UNICEF supports island nations combat measles

A staff nurse draws vaccine during a vaccination drive at Wailali settlement in Wainadoi between Suva and Navua. Picture: JOVESA NAISUA/FILE

THE United Nations Children’s Fund (UNICEF) is supporting the governments of Fiji, Samoa, and Tonga in response to the measles epidemic recorded in those respective island nations.

There have been seven confirmed cases already in Fiji as of early this week.

UNICEF has also reported that a measles outbreak was declared in the Kingdom of Tonga on October 24 and today records 177 confirmed cases.

The Government of Samoa officially declared a state of emergency on the evening of November 15, 2019, four weeks into the continuing measles epidemic with more than 1000 suspected cases so far.

A statement from UNICEF stated that the epidemic had claimed the lives of 14 children under five years old and one adult in Samoa.

UNICEF and the World Health Organisation jointly prepared a communication toolkit and resources for measles prevention, which was immediately shared with Samoa, Tonga and Fiji – being the first group of Pacific island countries affected.

UNICEF has deployed health and communication staff in Samoa to boost the government’s immunisation campaign and delivered a total of 110,500 doses of measles-containing vaccines (100,000 MR and 10,500 MMR) and 30,000 Vitamin A tablets.

In addition, six refrigerators and three emergency response trolleys used as immunisation service stations were shipped to Samoa.

UNICEF has also delivered vaccines to Tonga, Fiji and Niue, and has worked with the governments of Vanuatu, Solomon Islands, Kiribati, Cook Islands, Niue, Marshall Islands and the Federated States of Micronesia (FSM) in conducting their measles immunisation campaigns, and developing their preparedness plans for an outbreak.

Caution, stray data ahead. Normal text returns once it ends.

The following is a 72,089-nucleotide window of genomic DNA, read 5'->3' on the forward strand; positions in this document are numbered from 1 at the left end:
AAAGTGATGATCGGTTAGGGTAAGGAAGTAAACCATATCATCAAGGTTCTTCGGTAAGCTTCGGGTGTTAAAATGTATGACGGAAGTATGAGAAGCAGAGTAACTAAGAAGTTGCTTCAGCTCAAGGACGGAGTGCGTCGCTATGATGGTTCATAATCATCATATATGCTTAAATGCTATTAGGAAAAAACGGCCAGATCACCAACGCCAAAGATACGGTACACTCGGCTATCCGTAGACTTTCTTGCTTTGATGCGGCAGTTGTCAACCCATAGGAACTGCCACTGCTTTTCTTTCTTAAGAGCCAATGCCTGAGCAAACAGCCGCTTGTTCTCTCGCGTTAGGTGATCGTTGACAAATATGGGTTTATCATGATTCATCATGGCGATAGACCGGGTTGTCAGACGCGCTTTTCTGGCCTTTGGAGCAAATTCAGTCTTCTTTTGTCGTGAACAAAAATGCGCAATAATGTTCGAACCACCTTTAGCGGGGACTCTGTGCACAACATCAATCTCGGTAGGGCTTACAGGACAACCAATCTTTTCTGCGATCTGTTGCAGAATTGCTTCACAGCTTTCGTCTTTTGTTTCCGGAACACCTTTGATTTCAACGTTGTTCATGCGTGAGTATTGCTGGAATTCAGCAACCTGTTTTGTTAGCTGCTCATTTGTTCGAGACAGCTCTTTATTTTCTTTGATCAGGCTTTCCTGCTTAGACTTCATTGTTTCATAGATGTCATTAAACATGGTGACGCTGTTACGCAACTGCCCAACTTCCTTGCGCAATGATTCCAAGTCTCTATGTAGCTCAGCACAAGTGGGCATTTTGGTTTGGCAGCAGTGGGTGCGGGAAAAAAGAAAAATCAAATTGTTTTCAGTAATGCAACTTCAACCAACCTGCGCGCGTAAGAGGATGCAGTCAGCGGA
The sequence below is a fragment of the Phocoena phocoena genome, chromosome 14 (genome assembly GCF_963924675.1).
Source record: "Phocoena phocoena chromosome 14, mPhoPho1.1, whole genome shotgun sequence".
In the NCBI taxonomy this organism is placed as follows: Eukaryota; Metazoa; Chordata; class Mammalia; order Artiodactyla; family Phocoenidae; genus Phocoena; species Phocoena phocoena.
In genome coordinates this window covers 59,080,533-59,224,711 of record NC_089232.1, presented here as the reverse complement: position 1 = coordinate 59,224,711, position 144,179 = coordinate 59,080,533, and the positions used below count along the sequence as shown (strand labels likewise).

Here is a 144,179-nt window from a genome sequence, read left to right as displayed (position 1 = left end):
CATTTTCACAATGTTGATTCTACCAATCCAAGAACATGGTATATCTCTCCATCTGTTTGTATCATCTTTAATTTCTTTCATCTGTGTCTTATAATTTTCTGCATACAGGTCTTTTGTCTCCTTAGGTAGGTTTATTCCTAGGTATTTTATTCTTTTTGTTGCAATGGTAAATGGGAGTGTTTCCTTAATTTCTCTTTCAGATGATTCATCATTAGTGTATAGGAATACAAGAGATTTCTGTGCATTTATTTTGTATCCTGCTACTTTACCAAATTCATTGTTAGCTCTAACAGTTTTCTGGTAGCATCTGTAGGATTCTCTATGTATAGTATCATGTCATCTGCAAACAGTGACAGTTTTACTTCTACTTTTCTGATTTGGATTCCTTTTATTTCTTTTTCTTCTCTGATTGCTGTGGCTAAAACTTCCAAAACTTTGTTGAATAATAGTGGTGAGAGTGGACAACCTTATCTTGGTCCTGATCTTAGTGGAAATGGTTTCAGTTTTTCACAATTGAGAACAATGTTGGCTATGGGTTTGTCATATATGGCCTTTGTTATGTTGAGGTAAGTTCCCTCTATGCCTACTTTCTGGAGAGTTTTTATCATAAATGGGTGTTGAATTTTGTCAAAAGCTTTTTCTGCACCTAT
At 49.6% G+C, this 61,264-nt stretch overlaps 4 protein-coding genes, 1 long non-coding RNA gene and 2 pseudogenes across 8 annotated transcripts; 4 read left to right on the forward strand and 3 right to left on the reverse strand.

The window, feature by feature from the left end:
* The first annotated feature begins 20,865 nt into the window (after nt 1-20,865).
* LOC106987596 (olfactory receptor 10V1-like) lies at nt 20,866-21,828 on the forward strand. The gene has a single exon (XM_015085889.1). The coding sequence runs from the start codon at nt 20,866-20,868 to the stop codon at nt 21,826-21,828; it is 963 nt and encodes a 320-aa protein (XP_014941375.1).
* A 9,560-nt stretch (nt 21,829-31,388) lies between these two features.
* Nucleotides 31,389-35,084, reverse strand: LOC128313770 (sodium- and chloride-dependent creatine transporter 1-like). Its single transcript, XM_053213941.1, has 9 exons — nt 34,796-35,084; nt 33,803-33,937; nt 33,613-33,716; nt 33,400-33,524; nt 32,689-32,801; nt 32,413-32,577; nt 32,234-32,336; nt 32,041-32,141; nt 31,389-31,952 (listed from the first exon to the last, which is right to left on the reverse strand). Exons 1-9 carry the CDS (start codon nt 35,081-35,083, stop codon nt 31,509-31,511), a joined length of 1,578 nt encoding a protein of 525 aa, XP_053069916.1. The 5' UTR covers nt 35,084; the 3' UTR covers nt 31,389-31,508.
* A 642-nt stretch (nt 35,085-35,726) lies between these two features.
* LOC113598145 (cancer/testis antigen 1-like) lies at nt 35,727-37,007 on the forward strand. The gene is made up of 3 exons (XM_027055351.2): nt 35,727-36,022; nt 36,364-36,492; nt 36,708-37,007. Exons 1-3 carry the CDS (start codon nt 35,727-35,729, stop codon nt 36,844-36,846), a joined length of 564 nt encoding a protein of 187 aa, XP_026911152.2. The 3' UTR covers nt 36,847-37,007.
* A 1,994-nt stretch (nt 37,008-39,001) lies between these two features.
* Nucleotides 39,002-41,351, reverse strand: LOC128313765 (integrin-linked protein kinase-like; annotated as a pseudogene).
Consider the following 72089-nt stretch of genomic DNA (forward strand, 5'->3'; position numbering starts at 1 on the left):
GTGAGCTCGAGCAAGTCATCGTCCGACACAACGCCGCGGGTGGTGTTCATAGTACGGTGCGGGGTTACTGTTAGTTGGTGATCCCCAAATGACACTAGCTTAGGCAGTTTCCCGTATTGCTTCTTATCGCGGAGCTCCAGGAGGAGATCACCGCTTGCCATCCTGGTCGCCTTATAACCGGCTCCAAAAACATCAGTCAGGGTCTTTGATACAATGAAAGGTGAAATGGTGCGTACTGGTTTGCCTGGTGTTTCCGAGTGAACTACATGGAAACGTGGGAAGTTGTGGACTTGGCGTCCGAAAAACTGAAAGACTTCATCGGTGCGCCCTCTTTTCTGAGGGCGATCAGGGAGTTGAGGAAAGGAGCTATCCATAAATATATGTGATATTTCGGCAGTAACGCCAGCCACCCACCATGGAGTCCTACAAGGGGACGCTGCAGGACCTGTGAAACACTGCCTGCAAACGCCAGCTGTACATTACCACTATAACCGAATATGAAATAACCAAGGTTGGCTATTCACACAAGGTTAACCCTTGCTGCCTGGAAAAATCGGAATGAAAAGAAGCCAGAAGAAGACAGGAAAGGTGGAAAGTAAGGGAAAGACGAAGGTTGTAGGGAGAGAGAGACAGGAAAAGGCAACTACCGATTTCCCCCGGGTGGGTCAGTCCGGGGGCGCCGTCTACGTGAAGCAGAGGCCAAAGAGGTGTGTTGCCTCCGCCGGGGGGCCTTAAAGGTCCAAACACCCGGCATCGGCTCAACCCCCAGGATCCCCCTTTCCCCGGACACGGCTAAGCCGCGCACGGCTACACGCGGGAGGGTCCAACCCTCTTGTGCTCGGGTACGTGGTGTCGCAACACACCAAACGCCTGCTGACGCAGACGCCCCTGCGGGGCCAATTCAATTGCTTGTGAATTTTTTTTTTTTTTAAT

At a glance:

· Measles coverage in Samoa in 2018 was 40 per cent for the first dose and 28 per cent for the second dose

· UNICEF is working closely with the Ministry of Health and WHO in Samoa to target children six months to 19 years of age and women who are not pregnant between 20-35 years

· All schools have also been temporarily closed in Samoa and children under 17 years old have been advised by Government not to attend public gatherings to contain the spread of the disease

· In Tonga, health officials advise that they have previously achieved herd immunity for measles

· Tonga had a 99 per cent coverage of measles vaccinations in 2018. To further contain the outbreak, the Tongan Government announced the temporary closure of all government primary schools from November 14-25, and

· Fiji has a measles coverage of 81 per cent for the first dose in 2018 based on available data.

Source: UNICEF

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